Complex or Complicated?

The recent Think and a Drink (@TaaD) covered the wide ranging topic of Social Networking. There was much to take in and some genuinely useful tips and tricks for ‘upping’ your game with regards to social networking from an internet perspective.

However, one presentation tried to tackle the immensely challenging science of networking and attempted to explain the academic difference between complex and complicated.  Whilst the explanation of ‘complicated’ was good, ‘complex’ was almost just left as being ‘not like complicated’  – the explanation didn’t really explore the concept due, most likely, to a lack of time.  I’m going to try to touch on it here.

(Update:  This is about complexity theory, rather than the normal English use of the words.  Sorry for any confusion!)

Complicated was described using the Boeing 747 example.  This one often pops up in popular literature as being an example of something that has a huge number of parts that fit together in a staggeringly intricate way.  View a plane as a whole you don’t see the myriad parts of the engine for example.  “Wow, that looks complex!” you might exclaim.  Well, no, it looks complicated.  You could, with sufficient time, completely dissasemble a 747 and lay out all of the constituent part.  You also could understand the purpose and of each and every part and how they fit together.  With time, there would be no mystery why the engine’s fan blade is shaped a particular way.

Complex on the other hand, describes an entirely different set of phenomena.  The Boeing 747 is an example of a complicated system, where system is used to describe a set of components which together achieve a purpose.  The trouble with analysing complex systems is that looking at the parts tells you almost nothing about the system.  That is, you have to look at the interactions and feedback between the parts and the emergent behaviour that the interactions and feedback bring about.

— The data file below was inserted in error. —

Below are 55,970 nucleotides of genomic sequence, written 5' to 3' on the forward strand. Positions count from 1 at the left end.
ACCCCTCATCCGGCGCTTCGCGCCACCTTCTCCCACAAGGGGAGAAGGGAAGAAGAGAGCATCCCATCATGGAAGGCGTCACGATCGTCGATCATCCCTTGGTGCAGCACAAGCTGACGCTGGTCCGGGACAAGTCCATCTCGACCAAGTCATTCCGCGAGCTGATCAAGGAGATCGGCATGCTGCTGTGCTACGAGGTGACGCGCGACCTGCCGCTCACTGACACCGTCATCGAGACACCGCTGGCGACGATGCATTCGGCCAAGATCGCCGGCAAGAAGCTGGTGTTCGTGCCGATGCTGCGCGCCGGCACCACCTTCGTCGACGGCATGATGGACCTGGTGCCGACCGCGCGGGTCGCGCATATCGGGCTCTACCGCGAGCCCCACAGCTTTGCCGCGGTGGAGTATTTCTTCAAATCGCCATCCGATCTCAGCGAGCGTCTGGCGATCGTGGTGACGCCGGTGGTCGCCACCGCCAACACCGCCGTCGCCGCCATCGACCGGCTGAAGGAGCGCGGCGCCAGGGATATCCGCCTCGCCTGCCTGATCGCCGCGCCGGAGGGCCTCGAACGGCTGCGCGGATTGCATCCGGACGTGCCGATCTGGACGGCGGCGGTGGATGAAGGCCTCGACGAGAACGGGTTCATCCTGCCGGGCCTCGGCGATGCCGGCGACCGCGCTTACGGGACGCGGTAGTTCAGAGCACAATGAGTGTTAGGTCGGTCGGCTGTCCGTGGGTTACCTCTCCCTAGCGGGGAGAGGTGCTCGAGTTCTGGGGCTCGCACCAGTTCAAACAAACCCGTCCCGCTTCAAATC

It is probably easier to take a few examples.  Birds flocking and termite colonies are examples complex systems as are organisations and society.

Birds flocking is a bit of a classic and programs have been written to simulate it.  Each agent (or ‘bird’) only has a small set of behavioral characteristics or rules when flocking and completely analysing a bird does not give an inkling of the beauty of the motion that a flock of birds draws in the sky.  The behaviour of the flock emerges from the interactions of the whole and, critically, cannot be predicted by looking separately at the behaviour of each of the birds.

Termites are interesting in that they are quite simple and can be examined from a physical and biological perspective of the individual termite.  However, again, their social functions and mound building can only be studied at the level of the colony the social behaviours only emerge from the non-linear interactions and feedback between the termites which is one of the features of a complex system.

When humans are part of a system, each agent can make their own decisions and they will only do that based on their own partial perspectives of their own understanding of the system.  Hence society and politics.

So complex systems are non linear, involve feedback loops and resist reductive analysis; they can only be analysed at the macro level where the behaviour of the system emerges from it parts.